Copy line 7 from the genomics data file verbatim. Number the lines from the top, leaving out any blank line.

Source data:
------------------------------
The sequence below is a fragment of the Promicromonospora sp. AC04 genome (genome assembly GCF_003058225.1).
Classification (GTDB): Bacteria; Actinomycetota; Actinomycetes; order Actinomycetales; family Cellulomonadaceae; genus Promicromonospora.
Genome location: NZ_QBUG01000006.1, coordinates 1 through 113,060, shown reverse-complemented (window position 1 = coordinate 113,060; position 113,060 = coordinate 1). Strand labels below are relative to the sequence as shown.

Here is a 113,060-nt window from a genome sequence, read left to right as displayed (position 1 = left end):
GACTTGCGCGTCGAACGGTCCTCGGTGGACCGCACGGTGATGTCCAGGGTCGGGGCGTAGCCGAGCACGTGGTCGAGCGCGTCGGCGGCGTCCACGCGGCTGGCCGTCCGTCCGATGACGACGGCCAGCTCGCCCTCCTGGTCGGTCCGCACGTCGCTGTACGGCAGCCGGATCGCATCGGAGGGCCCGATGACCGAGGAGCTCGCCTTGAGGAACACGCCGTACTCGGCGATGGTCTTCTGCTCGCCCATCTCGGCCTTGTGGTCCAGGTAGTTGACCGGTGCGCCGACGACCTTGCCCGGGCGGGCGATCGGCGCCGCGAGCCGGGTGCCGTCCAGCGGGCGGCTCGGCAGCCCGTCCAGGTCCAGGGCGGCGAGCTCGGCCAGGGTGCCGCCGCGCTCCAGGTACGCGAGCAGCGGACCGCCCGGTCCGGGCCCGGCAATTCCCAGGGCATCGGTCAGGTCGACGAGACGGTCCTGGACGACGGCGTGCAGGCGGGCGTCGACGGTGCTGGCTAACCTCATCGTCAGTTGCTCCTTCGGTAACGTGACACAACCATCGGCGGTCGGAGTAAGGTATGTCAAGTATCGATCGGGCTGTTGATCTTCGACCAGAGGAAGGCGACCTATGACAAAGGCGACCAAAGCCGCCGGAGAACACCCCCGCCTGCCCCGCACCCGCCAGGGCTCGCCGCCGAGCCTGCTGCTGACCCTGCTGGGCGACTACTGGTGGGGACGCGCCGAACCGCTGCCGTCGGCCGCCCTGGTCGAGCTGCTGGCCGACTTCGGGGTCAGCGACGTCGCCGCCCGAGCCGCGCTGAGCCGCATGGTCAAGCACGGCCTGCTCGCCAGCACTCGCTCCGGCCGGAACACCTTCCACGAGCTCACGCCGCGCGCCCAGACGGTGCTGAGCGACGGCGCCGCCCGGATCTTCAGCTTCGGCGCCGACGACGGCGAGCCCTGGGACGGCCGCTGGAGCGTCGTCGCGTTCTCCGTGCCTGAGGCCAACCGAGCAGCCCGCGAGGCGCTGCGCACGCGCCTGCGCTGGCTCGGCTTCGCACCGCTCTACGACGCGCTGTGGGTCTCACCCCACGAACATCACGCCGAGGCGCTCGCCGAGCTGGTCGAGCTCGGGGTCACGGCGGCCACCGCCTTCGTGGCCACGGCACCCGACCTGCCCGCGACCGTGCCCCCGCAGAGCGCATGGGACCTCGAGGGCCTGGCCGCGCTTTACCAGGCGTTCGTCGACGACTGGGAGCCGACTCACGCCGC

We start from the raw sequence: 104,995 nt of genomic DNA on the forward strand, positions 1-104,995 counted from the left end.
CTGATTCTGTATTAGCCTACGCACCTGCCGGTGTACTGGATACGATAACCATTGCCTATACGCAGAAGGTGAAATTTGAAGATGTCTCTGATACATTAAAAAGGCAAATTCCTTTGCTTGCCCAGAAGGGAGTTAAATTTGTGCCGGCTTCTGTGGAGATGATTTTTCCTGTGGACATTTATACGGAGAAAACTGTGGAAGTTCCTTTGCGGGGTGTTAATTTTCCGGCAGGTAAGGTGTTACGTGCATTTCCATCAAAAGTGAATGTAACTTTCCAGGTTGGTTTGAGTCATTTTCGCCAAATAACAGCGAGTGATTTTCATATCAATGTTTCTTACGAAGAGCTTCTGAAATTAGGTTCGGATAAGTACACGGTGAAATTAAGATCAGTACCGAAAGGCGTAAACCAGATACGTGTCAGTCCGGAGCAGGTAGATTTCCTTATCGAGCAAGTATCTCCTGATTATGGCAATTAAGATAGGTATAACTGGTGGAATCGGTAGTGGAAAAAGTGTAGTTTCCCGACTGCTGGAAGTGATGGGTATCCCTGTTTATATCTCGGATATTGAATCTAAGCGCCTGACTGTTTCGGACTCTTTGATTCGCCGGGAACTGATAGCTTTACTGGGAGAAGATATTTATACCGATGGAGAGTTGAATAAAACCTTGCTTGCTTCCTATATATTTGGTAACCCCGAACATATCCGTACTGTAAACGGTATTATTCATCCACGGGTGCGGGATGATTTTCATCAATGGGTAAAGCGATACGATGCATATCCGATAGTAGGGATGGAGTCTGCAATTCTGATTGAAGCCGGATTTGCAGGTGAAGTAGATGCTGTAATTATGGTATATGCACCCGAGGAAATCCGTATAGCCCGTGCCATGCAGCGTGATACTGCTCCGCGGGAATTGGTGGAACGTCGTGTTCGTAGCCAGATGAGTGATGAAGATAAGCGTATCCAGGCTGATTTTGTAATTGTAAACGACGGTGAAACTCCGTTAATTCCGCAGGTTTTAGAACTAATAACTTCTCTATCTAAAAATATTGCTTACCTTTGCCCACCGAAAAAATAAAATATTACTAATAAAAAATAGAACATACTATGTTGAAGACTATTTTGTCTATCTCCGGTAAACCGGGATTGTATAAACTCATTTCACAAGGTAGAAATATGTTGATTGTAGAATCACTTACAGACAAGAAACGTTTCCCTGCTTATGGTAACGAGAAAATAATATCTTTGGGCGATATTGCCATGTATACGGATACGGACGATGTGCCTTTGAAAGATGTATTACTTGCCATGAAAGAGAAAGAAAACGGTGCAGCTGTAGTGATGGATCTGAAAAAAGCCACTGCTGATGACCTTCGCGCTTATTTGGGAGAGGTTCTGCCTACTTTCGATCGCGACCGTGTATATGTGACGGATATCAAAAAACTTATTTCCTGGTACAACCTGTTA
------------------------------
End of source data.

CTGATTCTGTATTAGCCTACGCACCTGCCGGTGTACTGGATACGATAACCATTGCCTATACGCAGAAGGTGAAATTTGAAGATGTCTCTGATACATTAAAAAGGCAAATTCCTTTGCTTGCCCAGAAGGGAGTTAAATTTGTGCCGGCTTCTGTGGAGATGATTTTTCCTGTGGACATTTATACGGAGAAAACTGTGGAAGTTCCTTTGCGGGGTGTTAATTTTCCGGCAGGTAAGGTGTTACGTGCATTTCCATCAAAAGTGAATGTAACTTTCCAGGTTGGTTTGAGTCATTTTCGCCAAATAACAGCGAGTGATTTTCATATCAATGTTTCTTACGAAGAGCTTCTGAAATTAGGTTCGGATAAGTACACGGTGAAATTAAGATCAGTACCGAAAGGCGTAAACCAGATACGTGTCAGTCCGGAGCAGGTAGATTTCCTTATCGAGCAAGTATCTCCTGATTATGGCAATTAAGATAGGTATAACTGGTGGAATCGGTAGTGGAAAAAGTGTAGTTTCCCGACTGCTGGAAGTGATGGGTATCCCTGTTTATATCTCGGATATTGAATCTAAGCGCCTGACTGTTTCGGACTCTTTGATTCGCCGGGAACTGATAGCTTTACTGGGAGAAGATATTTATACCGATGGAGAGTTGAATAAAACCTTGCTTGCTTCCTATATATTTGGTAACCCCGAACATATCCGTACTGTAAACGGTATTATTCATCCACGGGTGCGGGATGATTTTCATCAATGGGTAAAGCGATACGATGCATATCCGATAGTAGGGATGGAGTCTGCAATTCTGATTGAAGCCGGATTTGCAGGTGAAGTAGATGCTGTAATTATGGTATATGCACCCGAGGAAATCCGTATAGCCCGTGCCATGCAGCGTGATACTGCTCCGCGGGAATTGGTGGAACGTCGTGTTCGTAGCCAGATGAGTGATGAAGATAAGCGTATCCAGGCTGATTTTGTAATTGTAAACGACGGTGAAACTCCGTTAATTCCGCAGGTTTTAGAACTAATAACTTCTCTATCTAAAAATATTGCTTACCTTTGCCCACCGAAAAAATAAAATATTACTAATAAAAAATAGAACATACTATGTTGAAGACTATTTTGTCTATCTCCGGTAAACCGGGATTGTATAAACTCATTTCACAAGGTAGAAATATGTTGATTGTAGAATCACTTACAGACAAGAAACGTTTCCCTGCTTATGGTAACGAGAAAATAATATCTTTGGGCGATATTGCCATGTATACGGATACGGACGATGTGCCTTTGAAAGATGTATTACTTGCCATGAAAGAGAAAGAAAACGGTGCAGCTGTAGTGATGGATCTGAAAAAAGCCACTGCTGATGACCTTCGCGCTTATTTGGGAGAGGTTCTGCCTACTTTCGATCGCGACCGTGTATATGTGACGGATATCAAAAAACTTATTTCCTGGTACAACCTGTTA